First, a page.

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Angela Vivian

Just over a year ago, I wrote here

“I had the good fortune this week to spend some time with Angela Vivian down in Somerset. Angela styles herself TOL, or “The Old Lunatic”, although I’d see the world a much saner place if we all had half of her wisdom, energy and passion”

I am deeply saddened to say that today Angela passed away after a very short battle against cancer. I spoke to Angela last only 10 days ago when she had heard, for the first time, that she was unwell and some urgent tests were required. At the time she was a little despondent – the news had come from nowhere – but she was a fighter. It seems though that no matter how strong you are, there are some things that you cannot fight. Cancer is a brutal illness that we are not doing enough to counter.

I will miss Angela enormously. Once or twice a week she sent me a collection of press cuttings, always being careful not to send items from magazines or papers that she knew I read. She supplemented my inbox with enormous piles of information, always annotated with comments about the individuals concerned or the projects mentioned. Her words were often biting, but she spoke from the heart – it was her passion and ideals that she was defending. She sent so much that I could never keep up, so every couple of weeks I opened the envelopes and worked my way through them, knowing that inside each there would often be a card containing some pithy words. Where she found the time to do this – for I know that she sent such missives to many – I have no idea.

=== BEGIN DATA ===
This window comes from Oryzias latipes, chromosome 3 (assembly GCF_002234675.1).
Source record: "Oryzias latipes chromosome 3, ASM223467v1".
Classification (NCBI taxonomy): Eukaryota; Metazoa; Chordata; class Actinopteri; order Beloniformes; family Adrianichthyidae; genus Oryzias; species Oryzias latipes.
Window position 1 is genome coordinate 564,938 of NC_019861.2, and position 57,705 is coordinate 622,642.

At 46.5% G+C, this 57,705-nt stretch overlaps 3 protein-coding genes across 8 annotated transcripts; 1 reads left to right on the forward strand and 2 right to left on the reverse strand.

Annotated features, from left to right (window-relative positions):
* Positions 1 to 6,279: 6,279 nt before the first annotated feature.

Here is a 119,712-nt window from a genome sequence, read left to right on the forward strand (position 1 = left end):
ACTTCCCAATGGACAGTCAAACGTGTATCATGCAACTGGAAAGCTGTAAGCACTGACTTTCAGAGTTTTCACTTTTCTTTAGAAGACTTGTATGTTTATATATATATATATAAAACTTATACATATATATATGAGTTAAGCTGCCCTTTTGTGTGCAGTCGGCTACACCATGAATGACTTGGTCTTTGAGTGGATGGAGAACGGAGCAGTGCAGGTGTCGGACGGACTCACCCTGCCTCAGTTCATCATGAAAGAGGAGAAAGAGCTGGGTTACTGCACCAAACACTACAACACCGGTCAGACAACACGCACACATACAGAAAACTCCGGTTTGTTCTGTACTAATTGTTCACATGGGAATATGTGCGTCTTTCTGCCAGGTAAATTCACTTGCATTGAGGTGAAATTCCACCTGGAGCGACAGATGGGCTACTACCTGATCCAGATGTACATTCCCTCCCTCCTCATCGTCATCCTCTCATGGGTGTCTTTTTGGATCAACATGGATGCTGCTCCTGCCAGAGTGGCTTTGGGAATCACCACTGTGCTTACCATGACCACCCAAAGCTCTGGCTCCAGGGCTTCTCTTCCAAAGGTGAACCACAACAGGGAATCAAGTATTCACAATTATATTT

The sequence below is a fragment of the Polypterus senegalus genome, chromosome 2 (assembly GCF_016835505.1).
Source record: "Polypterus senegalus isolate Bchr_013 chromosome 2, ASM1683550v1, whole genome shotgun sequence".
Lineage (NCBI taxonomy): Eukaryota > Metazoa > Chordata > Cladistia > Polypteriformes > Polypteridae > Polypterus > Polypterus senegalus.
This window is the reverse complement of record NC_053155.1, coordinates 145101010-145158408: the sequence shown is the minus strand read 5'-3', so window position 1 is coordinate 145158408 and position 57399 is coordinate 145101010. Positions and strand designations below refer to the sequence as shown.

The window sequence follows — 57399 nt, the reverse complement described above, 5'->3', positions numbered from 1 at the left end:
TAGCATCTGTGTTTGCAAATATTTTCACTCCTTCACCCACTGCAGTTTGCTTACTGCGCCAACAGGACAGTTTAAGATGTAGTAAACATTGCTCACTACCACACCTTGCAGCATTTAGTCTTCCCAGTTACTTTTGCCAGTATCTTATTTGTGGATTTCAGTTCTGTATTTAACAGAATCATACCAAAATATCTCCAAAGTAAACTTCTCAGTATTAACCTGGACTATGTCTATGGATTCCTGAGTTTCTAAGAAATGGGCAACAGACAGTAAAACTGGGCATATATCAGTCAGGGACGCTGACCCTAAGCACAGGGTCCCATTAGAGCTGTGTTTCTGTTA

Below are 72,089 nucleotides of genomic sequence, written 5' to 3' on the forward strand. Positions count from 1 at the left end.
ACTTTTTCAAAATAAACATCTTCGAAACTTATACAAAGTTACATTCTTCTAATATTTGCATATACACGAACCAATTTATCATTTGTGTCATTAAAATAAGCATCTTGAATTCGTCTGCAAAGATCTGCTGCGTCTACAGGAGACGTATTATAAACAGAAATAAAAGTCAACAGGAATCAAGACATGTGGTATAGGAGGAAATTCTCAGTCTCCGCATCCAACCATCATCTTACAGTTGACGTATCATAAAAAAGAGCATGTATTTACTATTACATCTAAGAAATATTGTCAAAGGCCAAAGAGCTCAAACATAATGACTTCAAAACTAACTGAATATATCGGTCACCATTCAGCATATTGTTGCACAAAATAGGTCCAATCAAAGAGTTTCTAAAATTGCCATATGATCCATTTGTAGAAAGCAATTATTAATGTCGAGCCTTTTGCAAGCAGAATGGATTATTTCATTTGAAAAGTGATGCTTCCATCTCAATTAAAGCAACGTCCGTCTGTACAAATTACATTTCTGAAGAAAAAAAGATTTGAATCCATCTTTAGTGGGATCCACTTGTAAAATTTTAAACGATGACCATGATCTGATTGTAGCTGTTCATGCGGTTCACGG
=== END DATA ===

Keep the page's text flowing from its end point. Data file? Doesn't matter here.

I spoke to Angela once a week or so and had lunch with her at least once a month if I could, although recent events prevented me from seeing her for perhaps two months. I will forever regret the fact that I allowed business issues to get in the way of me spending time with someone who had the ability to fire me up and enthuse me with a desire to make a difference. I knew her too short a time.

Angela made a difference. Wherever she went, she inspired people, she challenged them and she made us all wonder how she managed to posess the energy and commitment she did. After 40 years in the Inland Revenue, Angela started a second career as an evangelist; she wired up wedmore and, recently, unwired it.

Angela used to write me a note after each meeting thanking me for the 1800 seconds or so that I had spent with her. She was so busy, seeing so many people, that it was she who carved up her day into 30 minute chunks. To most of us 30 minutes is an appropriate block of time but, for Angela, it was the seconds that mattered. How many of us can say that we manage our lives to make the most of every second?

When I first met Angela she told me that her tag was “TOL”, or the “the old lunatic”. I told her that I wished I could be like her and so, she named me “TAL” or “the aspiring lunatic”. I will continue to aspire, but everything in me tells me that I will never achieve the heights that she did.

Would that I could contribute half as much to the world as she did.

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